Deutschland ~ Deutsch/Sächsisch
    I agree with judkinsc and LI. The subjunctive can't be used in this context. An example for when the Latin subjunctive is possible with "let" is:

    "Exeamus igitur!" - Thusly, let us go!
    "Audiatur et altera pars!" - The other party ought to be listened to, too!

    Let me generalize that only if you can use "should/ought to" in English, the Latin subjunctive for the English "let" can be used. In the other case where "let" means "permit," you can use the verb "permittere" or "sinere" (maybe pati, as well).

    To sum it up, I want to tell you that I agree with the translation "Vive et/ac alteros vivere permitte."
     
  17. Outsider Senior Member

    Portuguese (Portugal)
    I think the English speakers get a little confused because the let + infinitive periphrasis can be used as a compound subjunctive (which doubles as a compound imperative). But here I would say the verb let should be read literally (="permit", "allow", as Whodunit said), not as part of a periphrasis.
     
  18. Lorenzo Italiae Senior Member

    Italia
    Italian - Italy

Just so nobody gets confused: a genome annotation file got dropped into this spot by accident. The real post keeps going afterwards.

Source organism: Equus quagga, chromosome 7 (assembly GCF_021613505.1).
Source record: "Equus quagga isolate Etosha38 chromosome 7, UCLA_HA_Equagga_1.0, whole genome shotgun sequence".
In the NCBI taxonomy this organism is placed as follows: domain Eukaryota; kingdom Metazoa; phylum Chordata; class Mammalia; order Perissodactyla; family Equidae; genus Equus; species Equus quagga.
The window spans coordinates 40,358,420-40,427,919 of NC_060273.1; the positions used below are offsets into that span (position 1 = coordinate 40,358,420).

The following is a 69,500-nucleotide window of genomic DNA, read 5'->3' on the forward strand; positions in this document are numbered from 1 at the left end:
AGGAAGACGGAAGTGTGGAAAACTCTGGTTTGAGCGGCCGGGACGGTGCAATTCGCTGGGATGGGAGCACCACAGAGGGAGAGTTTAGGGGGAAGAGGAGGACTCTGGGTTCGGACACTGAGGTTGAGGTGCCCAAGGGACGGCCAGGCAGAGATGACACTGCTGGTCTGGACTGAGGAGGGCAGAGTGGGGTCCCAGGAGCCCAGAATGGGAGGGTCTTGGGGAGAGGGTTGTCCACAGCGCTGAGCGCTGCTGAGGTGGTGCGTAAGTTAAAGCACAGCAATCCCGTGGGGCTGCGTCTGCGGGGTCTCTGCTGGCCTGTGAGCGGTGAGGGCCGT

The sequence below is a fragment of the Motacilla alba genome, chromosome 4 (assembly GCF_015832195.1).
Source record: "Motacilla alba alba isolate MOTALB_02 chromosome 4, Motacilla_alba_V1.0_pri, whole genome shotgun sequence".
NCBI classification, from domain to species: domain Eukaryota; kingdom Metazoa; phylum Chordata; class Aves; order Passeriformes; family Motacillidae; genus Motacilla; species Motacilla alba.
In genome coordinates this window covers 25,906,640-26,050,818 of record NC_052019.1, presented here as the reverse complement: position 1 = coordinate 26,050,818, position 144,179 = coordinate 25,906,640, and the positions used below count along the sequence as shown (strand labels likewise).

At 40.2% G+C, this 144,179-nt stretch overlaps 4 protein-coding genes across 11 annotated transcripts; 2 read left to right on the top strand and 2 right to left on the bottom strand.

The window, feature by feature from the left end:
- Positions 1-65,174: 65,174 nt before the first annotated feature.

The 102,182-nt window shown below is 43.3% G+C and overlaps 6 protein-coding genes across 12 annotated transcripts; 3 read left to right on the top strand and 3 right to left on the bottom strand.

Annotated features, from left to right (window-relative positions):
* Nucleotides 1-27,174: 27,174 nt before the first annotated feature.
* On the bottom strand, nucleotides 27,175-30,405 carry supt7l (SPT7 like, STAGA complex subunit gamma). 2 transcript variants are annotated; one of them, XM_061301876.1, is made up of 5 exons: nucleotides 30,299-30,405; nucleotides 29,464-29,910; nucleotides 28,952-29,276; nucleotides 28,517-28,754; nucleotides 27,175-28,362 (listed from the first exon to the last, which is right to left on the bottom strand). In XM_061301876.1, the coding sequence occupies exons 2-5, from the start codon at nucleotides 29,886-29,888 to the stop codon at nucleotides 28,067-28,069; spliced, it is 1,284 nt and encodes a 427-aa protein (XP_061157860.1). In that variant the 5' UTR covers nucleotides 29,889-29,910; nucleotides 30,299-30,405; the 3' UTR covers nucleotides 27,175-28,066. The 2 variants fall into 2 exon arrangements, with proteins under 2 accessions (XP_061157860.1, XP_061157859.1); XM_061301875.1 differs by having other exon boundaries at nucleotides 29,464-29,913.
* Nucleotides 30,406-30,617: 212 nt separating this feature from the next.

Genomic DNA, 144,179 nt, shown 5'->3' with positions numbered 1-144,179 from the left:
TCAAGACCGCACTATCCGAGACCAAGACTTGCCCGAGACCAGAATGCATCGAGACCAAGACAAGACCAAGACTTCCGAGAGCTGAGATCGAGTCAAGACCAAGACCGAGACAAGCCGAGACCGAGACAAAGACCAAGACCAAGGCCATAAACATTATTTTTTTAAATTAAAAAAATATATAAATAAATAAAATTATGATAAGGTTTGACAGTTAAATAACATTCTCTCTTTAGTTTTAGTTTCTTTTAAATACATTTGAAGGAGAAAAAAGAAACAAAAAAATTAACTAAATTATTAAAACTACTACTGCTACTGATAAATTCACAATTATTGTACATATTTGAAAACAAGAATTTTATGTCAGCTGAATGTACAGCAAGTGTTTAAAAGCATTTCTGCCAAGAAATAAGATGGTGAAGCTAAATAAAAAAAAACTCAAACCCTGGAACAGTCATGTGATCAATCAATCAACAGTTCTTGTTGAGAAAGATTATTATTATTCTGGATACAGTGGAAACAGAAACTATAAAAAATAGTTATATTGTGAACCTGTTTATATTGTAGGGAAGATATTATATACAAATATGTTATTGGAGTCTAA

I do agree with you guys :D
    Thanks for answering :thumbsup:
     
  19. lajng New Member

    United States, English
    Thank you all very much, but I'm I'm uncertain what the "Alteros" translates to?

    The phrase "live and let live" to me means live your life and let others live theirs. :confused:

    I get that it starts with "vive et...." but am uncertain as to which words to translate the "let live" part?

    If I say "Vive et vivere permitte" would that correctly translate?

    I should back up and explain my concern for accuracy, this is a phrase I want as a tattoo.
     
  20. Whodunit

    Whodunit Senior Member

    กรุงเทพมหานคร
    Deutschland ~ Deutsch/Sächsisch
    We agreed on thsi translation: Vive et alteros vivere permitte.

    Here's the analysis:

    Vive - imperative singular of "vivere" (to live)
    et - conjunction (and)
    alteros - accusative masculine plural of "alterus" (another)
    vivere - infinitive (to live)
    permitte - imperative singular of "permittere" (to permit)

    = Live and permit the others to live.
     
  21. lajng New Member

    United States, English
    I see. If I wanted to leave the "others" out would it still be correct for me to say "Vive et vivere permitte"? That would literally translate to "Live and let live" right?
     
  22. Whodunit

    Whodunit Senior Member

    กรุงเทพมหานคร
    Deutschland ~ Deutsch/Sächsisch
    Yes, but please try to compare it to this sentence in English:

    Live and permit to live.

    In my opinion, there's inherently the question about "who (do I permit to live)?" You should answer the question in Latin, but if you don't want to it's all up to you. :)
     

Share This Page